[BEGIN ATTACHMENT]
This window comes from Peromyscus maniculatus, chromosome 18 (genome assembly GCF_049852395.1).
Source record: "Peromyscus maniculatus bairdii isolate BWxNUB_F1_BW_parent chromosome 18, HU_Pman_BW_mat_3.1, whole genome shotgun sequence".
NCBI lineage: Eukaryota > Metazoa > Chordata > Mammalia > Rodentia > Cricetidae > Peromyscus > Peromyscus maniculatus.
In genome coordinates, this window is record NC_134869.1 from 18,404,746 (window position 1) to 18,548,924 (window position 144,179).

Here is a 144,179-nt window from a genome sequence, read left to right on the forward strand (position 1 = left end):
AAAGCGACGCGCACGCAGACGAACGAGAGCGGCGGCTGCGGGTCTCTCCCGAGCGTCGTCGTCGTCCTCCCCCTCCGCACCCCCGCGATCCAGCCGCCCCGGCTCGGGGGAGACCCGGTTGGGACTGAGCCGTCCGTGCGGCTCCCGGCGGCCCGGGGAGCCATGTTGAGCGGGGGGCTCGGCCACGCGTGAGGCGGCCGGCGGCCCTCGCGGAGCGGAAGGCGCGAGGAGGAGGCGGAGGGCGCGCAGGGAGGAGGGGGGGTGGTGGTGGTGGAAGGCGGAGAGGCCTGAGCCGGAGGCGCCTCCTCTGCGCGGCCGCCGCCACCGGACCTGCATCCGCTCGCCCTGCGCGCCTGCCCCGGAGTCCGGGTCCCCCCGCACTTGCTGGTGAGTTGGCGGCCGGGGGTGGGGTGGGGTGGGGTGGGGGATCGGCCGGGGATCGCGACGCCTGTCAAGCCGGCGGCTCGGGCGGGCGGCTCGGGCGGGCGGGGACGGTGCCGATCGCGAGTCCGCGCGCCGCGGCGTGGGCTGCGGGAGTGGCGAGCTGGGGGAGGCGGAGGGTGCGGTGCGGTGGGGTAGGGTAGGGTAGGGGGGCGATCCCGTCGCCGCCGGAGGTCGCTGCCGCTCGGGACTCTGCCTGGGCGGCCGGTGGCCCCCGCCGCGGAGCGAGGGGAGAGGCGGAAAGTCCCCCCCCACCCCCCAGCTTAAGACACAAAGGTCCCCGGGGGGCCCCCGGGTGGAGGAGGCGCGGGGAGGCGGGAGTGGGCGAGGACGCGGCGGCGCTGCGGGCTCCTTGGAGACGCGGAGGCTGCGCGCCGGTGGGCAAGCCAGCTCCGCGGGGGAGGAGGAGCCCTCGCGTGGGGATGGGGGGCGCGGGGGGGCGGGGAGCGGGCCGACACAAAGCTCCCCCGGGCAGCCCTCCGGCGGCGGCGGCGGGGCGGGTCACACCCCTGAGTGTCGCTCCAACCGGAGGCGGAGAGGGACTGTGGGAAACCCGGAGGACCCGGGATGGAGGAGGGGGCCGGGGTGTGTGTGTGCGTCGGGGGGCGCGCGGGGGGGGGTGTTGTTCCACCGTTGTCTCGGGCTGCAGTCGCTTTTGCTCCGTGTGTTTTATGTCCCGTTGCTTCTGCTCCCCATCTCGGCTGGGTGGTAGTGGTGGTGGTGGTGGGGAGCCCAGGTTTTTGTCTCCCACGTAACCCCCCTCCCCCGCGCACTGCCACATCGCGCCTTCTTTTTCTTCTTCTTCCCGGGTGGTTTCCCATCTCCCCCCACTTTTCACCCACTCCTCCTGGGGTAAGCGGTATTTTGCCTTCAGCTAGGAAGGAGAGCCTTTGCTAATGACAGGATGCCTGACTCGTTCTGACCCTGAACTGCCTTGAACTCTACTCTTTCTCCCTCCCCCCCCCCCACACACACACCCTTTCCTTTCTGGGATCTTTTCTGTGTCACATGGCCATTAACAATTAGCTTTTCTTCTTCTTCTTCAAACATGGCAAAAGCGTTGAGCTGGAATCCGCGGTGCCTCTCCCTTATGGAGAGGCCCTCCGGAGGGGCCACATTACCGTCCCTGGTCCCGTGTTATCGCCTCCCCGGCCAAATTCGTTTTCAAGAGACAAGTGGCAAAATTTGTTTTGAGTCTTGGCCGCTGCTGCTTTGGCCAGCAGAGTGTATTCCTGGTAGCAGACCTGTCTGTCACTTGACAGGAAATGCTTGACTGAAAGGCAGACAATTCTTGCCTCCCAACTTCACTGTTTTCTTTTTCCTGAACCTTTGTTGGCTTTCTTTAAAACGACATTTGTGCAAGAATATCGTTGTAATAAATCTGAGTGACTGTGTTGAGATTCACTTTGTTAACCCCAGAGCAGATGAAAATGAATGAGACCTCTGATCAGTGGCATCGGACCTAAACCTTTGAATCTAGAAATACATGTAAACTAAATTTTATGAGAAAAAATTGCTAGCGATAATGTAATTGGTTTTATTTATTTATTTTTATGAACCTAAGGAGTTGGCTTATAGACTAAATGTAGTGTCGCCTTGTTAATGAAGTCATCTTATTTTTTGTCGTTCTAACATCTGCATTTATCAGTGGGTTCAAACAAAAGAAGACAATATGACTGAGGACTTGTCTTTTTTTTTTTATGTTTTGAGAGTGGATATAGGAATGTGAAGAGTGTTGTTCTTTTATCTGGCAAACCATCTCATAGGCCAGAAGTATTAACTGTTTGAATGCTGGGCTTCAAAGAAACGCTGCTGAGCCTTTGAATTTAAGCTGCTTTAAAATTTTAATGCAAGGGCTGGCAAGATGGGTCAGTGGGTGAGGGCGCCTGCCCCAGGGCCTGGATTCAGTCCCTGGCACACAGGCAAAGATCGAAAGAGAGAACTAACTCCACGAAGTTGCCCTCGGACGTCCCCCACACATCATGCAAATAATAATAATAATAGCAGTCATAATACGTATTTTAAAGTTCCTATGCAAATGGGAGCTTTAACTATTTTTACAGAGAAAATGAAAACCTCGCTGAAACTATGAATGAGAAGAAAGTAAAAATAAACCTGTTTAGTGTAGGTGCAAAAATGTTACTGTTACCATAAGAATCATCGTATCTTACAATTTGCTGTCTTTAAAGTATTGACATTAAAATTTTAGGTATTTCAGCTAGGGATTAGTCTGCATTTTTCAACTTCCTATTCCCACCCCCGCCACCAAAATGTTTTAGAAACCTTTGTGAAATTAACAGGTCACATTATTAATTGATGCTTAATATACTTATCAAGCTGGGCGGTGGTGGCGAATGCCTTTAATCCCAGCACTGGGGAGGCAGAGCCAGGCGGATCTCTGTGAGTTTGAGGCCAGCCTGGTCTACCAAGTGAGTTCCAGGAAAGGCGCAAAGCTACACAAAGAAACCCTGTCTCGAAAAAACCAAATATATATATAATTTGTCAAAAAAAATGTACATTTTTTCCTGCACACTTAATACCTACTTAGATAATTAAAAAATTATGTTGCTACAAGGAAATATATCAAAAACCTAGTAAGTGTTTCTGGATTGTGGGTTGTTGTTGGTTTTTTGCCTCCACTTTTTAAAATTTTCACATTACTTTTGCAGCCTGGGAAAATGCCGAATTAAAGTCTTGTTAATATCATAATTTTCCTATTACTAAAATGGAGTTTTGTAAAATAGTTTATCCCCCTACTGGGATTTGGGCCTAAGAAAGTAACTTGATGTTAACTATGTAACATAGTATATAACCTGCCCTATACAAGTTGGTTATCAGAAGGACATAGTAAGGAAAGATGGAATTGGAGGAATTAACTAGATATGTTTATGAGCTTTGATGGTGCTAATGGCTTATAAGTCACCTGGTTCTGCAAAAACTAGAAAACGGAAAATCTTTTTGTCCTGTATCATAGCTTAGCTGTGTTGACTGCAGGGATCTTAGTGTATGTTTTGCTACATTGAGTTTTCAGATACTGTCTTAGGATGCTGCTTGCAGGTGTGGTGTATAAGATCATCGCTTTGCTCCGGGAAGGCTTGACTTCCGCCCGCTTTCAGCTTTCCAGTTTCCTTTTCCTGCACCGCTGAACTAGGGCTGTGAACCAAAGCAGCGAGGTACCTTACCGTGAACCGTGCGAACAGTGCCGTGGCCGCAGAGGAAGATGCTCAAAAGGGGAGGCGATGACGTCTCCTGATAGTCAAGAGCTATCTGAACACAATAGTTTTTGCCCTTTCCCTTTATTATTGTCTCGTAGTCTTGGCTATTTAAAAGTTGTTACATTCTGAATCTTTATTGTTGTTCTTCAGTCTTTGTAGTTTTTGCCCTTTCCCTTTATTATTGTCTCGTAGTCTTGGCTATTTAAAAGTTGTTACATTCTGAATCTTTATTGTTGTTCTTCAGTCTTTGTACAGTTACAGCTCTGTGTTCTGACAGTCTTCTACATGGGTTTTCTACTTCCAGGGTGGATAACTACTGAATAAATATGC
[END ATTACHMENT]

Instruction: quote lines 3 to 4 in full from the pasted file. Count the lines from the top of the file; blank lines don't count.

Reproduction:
NCBI lineage: Eukaryota > Metazoa > Chordata > Mammalia > Rodentia > Cricetidae > Peromyscus > Peromyscus maniculatus.
In genome coordinates, this window is record NC_134869.1 from 18,404,746 (window position 1) to 18,548,924 (window position 144,179).